Arran at the breakfast table this morning. He was impatiently waiting for us to finish eating so he could lick the bowls…

I continue to be amazed at the leaps Noyzi has made since three weeks ago. Last night, he was even hanging out with us in the living room! It really is rewarding to watch him grow every day. I knew Noyzi was going to be special when I first saw him in a picture. He’s proving me right!

Training “Private Noyzi”…

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So, as of tomorrow, Noyzi will have been in our lives for three weeks. I thought I’d offer an update for those who are interested. First of all, the name… I had been planning to change his name, but none of the names I was thinking of seemed suitable. It also occurred to me that he’s been through so many changes in the past month that it seemed cruel to force him to get used to a new name, too. So we decided to just call him Noyzi. We changed the spelling because “Noizy” was offending my grammar/spelling snob complex. Also, that’s how it was spelled by the vet in Kosovo (I’m assuming) who made their version of the pet passport.

This week, we took Noizy out for his very first walk outside of the backyard. The first walk was just halfway down the block. He submissively peed a couple of times before we got him out the front door. But once we got him on the leash, he did quite well and seemed to enjoy himself. Then, when we brought him back inside and Bill took Arran (our senior dog) for a longer walk, Noyzi finally ventured upstairs for the very first time. He was fascinated by the balconies!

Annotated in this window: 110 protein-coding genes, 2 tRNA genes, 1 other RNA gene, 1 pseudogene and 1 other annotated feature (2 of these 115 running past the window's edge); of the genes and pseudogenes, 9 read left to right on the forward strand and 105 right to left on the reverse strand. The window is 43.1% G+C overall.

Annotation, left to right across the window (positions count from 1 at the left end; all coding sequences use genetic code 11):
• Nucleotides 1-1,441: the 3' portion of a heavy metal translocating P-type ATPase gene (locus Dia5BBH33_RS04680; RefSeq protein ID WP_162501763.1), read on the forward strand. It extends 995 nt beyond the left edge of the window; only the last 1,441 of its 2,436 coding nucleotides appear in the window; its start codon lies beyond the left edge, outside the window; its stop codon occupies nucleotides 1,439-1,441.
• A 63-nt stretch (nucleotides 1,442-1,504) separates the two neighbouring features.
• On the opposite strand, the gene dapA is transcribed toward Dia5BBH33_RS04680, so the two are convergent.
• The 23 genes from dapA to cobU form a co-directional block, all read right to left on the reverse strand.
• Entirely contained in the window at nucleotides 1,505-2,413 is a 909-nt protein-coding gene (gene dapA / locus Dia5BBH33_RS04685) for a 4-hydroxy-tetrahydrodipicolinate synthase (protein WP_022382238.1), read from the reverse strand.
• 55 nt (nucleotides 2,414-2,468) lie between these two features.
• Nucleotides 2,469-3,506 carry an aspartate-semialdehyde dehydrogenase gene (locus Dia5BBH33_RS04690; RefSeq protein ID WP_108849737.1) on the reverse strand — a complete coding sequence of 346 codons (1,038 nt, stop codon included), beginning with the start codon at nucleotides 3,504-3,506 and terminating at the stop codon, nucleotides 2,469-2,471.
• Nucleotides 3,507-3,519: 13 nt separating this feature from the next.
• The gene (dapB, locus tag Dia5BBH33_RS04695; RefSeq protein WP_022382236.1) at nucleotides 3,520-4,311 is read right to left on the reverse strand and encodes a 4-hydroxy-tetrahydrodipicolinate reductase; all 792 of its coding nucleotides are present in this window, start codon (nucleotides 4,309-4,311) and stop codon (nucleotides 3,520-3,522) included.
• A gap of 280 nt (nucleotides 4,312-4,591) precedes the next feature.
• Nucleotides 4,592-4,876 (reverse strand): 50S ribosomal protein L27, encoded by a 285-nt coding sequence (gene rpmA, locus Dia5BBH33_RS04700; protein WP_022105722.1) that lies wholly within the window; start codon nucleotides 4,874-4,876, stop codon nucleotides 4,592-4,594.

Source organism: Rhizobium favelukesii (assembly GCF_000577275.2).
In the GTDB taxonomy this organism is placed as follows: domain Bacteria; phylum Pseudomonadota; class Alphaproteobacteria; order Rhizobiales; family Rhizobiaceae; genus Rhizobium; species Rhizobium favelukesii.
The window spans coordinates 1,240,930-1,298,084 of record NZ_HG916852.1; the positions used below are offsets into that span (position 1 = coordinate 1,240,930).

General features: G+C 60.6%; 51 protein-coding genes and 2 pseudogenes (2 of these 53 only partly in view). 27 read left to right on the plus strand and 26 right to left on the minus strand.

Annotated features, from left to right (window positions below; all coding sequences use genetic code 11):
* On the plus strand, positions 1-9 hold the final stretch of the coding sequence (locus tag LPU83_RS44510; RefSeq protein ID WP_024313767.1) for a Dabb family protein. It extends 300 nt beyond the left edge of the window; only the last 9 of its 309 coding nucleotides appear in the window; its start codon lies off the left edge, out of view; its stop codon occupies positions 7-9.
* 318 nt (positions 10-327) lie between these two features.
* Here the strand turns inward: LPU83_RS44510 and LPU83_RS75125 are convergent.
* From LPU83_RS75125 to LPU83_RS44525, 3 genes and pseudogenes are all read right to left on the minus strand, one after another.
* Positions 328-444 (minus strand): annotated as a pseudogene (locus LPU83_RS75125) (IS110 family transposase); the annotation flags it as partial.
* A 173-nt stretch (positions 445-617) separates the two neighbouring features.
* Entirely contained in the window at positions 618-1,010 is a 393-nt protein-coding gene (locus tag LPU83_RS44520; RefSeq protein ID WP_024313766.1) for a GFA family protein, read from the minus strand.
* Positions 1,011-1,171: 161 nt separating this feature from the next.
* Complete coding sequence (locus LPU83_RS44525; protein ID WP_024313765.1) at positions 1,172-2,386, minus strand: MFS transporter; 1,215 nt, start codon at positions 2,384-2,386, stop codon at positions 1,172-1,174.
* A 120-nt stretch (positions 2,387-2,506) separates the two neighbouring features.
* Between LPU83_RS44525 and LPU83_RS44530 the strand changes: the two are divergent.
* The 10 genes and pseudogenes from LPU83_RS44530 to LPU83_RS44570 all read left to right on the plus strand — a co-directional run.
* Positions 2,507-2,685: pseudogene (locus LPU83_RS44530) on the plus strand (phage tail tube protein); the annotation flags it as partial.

Noyzi still pretty much stays in his little area of our living room, although he has been ranging more bravely into the foyer and dining room. He’s also taken to hanging out by the couch instead of the back door.

Bill is still a scary boogeyman to Noyzi. I get the sense maybe someone hit him with a belt or a leash, because until the past few days, he was petrified of the leash. And he peed on himself when Bill took off his belt. He also doesn’t like the broom, although I am hoping that after seeing what it’s used for and never using it to hit him, he’ll see that he doesn’t need to be so scared. This dog doesn’t like men very much. He’s not very trusting of anyone, but he definitely seems to prefer women. Hopefully, he’ll get used to Bill after a few more feedings which include homemade goodies– chicken, sweet potato, and green beans on top of kibble! He’s learning to appreciate treats, too. He takes them gently from me, the way Zane used to. But it wasn’t until he saw Arran eating them that he realized that’s what he’s supposed to do, too.